Caveat: ‘Though this post may read as me whinging and complaining, I am truly grateful for our Canadian health care system. I’m enormously thankful that Cam and I do not have to make decisions about my treatments based upon financial onus. Mostly, I am appreciative of and beholden to the kind, thoughtful and dedicated medical team that surrounds me and unfailingly provides tender, compassionate care. I am the luckiest one, this I know. I am also, in this moment, grateful for the private room and the closed door after all; I just realized my cheeks are wet and I’m thoroughly ashamed of myself for holding this pity-party.
I want you to be a little bit lost (or a lot lost) were our writing assignment instructions for this week. For me, being lost unexpectedly turned out to be an entirely internal exercise. The thing about getting lost is that you always need to be found or, existentially, find yourself. I am the luckiest one ever because my bestie is the one who always finds me. ‘Though I give her plenty of cause, she never gives up on me, even when there is no response to her telephone calls and messages. She is the one who seems to instinctively know when her intervention is most needed. She drags me out of the night side of my life – usually kicking and screaming – into the daylight which bleaches away all my worries. The light and, of course, her wisdom. Especially her wisdom. She finds me when I am lost. Always.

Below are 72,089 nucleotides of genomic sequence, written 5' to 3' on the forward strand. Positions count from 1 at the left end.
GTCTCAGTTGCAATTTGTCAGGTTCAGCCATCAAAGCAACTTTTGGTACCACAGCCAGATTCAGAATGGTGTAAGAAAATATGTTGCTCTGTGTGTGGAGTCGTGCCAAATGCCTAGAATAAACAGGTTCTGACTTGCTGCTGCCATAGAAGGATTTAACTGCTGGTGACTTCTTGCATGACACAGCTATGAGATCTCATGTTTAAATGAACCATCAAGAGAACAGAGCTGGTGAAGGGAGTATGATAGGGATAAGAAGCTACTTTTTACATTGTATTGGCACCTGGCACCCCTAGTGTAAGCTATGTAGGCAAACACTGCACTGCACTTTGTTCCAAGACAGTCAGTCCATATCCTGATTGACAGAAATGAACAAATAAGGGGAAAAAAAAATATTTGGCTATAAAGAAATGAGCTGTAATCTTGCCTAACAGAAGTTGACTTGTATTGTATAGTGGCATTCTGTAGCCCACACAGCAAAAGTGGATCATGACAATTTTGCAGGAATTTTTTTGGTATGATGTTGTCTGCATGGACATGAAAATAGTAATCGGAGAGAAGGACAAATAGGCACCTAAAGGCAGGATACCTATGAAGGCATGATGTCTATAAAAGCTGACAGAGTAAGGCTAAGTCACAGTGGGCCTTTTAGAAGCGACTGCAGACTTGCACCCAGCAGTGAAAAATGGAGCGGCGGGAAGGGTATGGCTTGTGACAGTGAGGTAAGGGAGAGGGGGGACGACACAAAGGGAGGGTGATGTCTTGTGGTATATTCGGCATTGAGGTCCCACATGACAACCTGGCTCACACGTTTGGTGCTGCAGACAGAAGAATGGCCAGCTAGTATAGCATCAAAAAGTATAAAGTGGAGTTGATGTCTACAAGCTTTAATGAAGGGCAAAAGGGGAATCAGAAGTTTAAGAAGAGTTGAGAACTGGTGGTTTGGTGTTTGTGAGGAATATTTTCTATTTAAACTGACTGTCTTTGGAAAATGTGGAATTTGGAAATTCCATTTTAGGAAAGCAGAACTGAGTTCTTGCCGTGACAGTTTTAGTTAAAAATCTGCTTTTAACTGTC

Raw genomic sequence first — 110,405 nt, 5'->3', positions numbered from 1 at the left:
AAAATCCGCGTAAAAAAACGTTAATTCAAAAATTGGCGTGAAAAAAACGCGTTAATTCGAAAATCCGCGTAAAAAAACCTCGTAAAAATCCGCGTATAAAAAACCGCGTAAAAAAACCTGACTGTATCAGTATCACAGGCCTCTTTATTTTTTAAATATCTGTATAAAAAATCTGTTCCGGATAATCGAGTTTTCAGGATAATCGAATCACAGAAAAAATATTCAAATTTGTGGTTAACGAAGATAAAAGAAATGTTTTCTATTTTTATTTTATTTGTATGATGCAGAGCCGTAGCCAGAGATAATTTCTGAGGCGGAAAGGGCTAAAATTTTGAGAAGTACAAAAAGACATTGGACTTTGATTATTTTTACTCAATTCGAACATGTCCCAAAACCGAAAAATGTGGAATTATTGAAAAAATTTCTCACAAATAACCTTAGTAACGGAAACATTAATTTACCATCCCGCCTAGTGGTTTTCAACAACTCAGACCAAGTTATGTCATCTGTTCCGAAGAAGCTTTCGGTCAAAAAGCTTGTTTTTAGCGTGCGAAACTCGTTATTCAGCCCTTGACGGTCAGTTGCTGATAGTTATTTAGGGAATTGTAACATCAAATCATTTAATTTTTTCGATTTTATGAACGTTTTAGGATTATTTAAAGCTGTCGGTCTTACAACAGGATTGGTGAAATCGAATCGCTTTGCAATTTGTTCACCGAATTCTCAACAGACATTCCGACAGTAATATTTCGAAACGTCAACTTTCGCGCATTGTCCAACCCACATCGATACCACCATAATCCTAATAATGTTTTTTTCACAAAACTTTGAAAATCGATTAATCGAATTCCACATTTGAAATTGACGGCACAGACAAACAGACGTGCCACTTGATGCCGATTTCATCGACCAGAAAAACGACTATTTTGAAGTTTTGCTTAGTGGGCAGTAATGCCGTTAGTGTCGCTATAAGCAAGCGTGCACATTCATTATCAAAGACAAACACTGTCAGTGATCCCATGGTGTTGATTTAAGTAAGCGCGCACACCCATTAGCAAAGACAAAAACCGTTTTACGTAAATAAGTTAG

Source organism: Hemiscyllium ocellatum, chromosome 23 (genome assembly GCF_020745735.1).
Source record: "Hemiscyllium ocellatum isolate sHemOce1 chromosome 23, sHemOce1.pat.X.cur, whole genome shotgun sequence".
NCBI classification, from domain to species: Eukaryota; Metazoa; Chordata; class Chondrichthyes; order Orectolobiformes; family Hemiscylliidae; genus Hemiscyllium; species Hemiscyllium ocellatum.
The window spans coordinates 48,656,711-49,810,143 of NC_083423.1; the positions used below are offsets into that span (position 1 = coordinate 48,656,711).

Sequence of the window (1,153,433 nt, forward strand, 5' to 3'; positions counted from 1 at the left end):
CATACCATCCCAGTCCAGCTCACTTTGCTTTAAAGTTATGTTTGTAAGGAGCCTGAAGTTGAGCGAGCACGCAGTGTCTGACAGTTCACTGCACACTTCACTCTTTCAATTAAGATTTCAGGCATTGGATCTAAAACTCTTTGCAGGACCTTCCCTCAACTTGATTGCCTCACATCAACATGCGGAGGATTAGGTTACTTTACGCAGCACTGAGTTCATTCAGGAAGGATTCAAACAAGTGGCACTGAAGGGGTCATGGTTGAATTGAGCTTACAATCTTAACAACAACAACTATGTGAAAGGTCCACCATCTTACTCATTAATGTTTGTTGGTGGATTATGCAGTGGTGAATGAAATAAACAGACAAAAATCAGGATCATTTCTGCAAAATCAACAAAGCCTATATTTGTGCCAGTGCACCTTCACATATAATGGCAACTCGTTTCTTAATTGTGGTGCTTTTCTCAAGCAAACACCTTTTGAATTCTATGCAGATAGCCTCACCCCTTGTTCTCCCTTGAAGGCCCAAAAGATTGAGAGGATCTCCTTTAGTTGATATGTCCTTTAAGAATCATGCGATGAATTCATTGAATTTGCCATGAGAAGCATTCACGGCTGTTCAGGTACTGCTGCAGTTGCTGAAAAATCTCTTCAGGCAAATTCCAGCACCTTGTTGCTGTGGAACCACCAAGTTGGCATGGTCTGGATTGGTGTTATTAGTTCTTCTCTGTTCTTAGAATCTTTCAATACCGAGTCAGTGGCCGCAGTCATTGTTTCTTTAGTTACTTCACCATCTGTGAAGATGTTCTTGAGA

‘Til next time, y’all…
Ms. Sontag was an author, photographer, activist and filmmaker. I am currently reading her book On Photography – a collection of essays. The above quote is from her book Illness as a Metaphor.
Note: Rereading this post before hitting the ‘publish’ button, I am cringing, doubtful of the wisdom of writing – never mind sharing – these thoughts.